In Existential Monday, his musings on the various ecologies of the muse display a carnivorous approach to philosophy and its adjacent cultures; the essay enjoys the lack of explanation we look to post-justify. Conversation is decorated as a constant cultural revolution. As “each one of us comes along with our own fixed idea,” looking for little other than “mental satisfaction,” Fondane argues a need to renovate the terms of interpretation. He asks that we no longer strive to embed a thought within the terms of assigned titles, discipline or professional constraint and instead hold it against the world in argument. His is a championship of “refusal,” here an effort to estrange generalisation, and read every interpreter as an “exception” to the wanton determinacies of academic discourse. In ‘Preface for the Present Moment’, he frames that same outlook against the hardships of the Great Depression, reproaching the universalising tendencies of political economy through consideration of the value of individual purchase and actions that prop up an economic machine destined to fail. In ‘Boredom,’ in a manner echoic of Alberto Moravia’s later novel of the same name, he settles on the attachment we have to dynamism – our want for movement, both intellectual and physical, at all costs. That lust for movement – one aped in both his poems and the arguments essayed here – remains a lust, however: an unfulfilled desire. That open feeling turns to malaise, allowing for the influx of “extravagant cruelties” that pin down the trajectory of European history from the medieval to the modern. Baudelaire, Fondane’s initial point of focus here, is thus three times repainted: the poet of “modernity,” becoming the poet of “technology” and urbanism by association, spills over the page as the poet of “boredom.” Fondane’s unfinished manuscript, Baudelaire and the Experience of the Abyss, wouldn’t find its way into publication until 1947 and, by such a point, Fondane would have carried over as a tragic exemplary of his own thesis: boredom isn’t an absence of response, a privation, but rather an absence of parity – an inability to act out against prevailing structures, to affect change. For Fondane, that would be his last line, but his register is typically more defiant.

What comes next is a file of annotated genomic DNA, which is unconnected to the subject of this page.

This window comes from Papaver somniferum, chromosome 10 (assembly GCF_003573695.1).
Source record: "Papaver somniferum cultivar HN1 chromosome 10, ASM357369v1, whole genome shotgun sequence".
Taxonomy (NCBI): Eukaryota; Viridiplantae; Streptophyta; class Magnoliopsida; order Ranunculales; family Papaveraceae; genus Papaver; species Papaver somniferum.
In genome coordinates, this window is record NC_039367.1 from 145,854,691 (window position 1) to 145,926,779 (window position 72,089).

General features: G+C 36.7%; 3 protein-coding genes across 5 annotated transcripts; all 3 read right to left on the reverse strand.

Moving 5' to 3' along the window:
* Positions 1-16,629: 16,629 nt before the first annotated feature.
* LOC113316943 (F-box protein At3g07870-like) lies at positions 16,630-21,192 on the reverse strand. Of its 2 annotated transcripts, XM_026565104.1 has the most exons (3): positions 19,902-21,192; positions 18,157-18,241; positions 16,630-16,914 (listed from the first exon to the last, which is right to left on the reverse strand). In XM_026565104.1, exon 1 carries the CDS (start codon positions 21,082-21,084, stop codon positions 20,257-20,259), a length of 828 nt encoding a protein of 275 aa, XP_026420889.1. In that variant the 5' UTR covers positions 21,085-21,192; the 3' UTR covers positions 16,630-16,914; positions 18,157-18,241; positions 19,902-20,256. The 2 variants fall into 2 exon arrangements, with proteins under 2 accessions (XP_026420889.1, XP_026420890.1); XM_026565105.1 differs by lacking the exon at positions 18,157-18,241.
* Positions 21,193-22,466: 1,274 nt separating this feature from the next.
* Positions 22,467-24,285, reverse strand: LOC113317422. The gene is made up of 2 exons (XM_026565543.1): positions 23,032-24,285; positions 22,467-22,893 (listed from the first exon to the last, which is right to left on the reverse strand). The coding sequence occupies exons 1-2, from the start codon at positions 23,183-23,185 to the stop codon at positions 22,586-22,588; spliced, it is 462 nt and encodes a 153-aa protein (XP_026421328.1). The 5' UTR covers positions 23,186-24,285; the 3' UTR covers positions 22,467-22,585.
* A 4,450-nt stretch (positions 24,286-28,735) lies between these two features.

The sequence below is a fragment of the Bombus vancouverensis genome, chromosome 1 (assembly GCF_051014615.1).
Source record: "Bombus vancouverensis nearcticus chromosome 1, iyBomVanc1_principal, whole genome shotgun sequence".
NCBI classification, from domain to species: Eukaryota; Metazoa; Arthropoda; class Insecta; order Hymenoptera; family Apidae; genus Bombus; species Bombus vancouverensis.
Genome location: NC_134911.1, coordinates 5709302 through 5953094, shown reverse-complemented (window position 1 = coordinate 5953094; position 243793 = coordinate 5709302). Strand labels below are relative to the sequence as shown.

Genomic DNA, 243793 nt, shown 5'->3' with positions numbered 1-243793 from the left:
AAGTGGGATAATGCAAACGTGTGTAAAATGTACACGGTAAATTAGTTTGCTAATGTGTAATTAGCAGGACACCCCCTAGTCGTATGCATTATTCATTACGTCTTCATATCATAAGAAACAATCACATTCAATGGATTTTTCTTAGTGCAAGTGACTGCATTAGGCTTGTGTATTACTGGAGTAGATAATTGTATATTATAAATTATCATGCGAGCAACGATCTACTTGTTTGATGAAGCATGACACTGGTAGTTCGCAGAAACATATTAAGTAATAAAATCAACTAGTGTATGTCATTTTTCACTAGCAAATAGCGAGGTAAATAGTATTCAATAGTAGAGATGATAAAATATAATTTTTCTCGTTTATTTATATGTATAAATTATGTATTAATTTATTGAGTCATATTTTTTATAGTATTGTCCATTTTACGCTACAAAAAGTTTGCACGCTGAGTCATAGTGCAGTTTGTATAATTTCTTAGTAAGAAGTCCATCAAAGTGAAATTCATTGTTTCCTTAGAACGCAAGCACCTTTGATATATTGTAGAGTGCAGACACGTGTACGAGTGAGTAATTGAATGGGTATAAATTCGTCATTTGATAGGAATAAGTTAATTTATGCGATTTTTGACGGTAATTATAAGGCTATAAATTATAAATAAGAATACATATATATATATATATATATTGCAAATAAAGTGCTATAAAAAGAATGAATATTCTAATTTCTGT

Benjamin Fondane

Even now, Fondane’s philosophy feels like a look-book of older affronts to ongoing problems – of twentieth century ambitions still resonant in the twenty-first. His is a representative effort “not to let [our] questions evaporate into poetry.” Not to let our answers drift into the ambiguous wash of life behind “philosophy’s borders.” His allergenic relationship with formal demarcation is not a waged assault on poetry itself, and philosophy by virtue of his own extension, but rather a reproach of the accepted idea, of the conception of either “poet” or “philosopher” as an industrial or professional admonition. “Could the role of the philosopher be to unsettle the existent?” Perhaps, for Fondane – but only when philosophy is rendered a thing more ubiquitous. One can (and should, to follow his logic) “refuse to want to be a professional philosopher. One can refuse to submit to this or that technique, rule, or servitude” that “subjects it” to its own disciplinary entrapment. The industrialisation of philosophy, for Fondane, feeds out into a totalised rendition of the shortcomings of common outlook. “It is even probable,” he writes, “that a society completely free of material wants – if it ever comes to pass – will be all that much more suited to give itself over completely and without misgivings to metaphysical anxiety.” On that line, he arranges a litany of sacred cows for slaughter. Sartre. Hegel. Nietzsche. Camus. Leibniz. Kierkegaard. Lavelle. “Witness Plato’s Republic, [Rousseau’s] Social Contract, Kant’s Perpetual Piece, [Marx’s] Capital.” And, from that lineage, he attempts to demarcate the difference between a metaphysical methodology and a metaphor, calling out for an “enigmatic philosophy!” One “without terminology, method, or technique!” One that, although given over to the popular “nothing” of a more generalist, Sartrean feeling, would supplement that “nothing” with a more fruitful sense of “negativity.” In that sense, his work comes with a significant caveat: argument, he proposes, is acknowledgement. “History was made for man, not man for history.” To debate an idea is to accept the touch paper of its terms; to talk it through is to purpose a flame. In promotion of nothing so dramatic as any Promethean ambition, for Fondane interpretation is illumination – and light is designed for nothing other than the enlightenment of our own corner, our own domicile, our own space. Rather than concede to nothingness, rather than let personality merely fall “to the rank of adjective” and epithet, Fondane sought to underscore the possibility of self-awareness, of self-definition, of the personal conditions for insight and outlook. It’s a separatism he’s at work on – a negative romanticism in which other things prove negated so as to better illustrate and affirm what-it-is-we-are rather than what-we-are-not.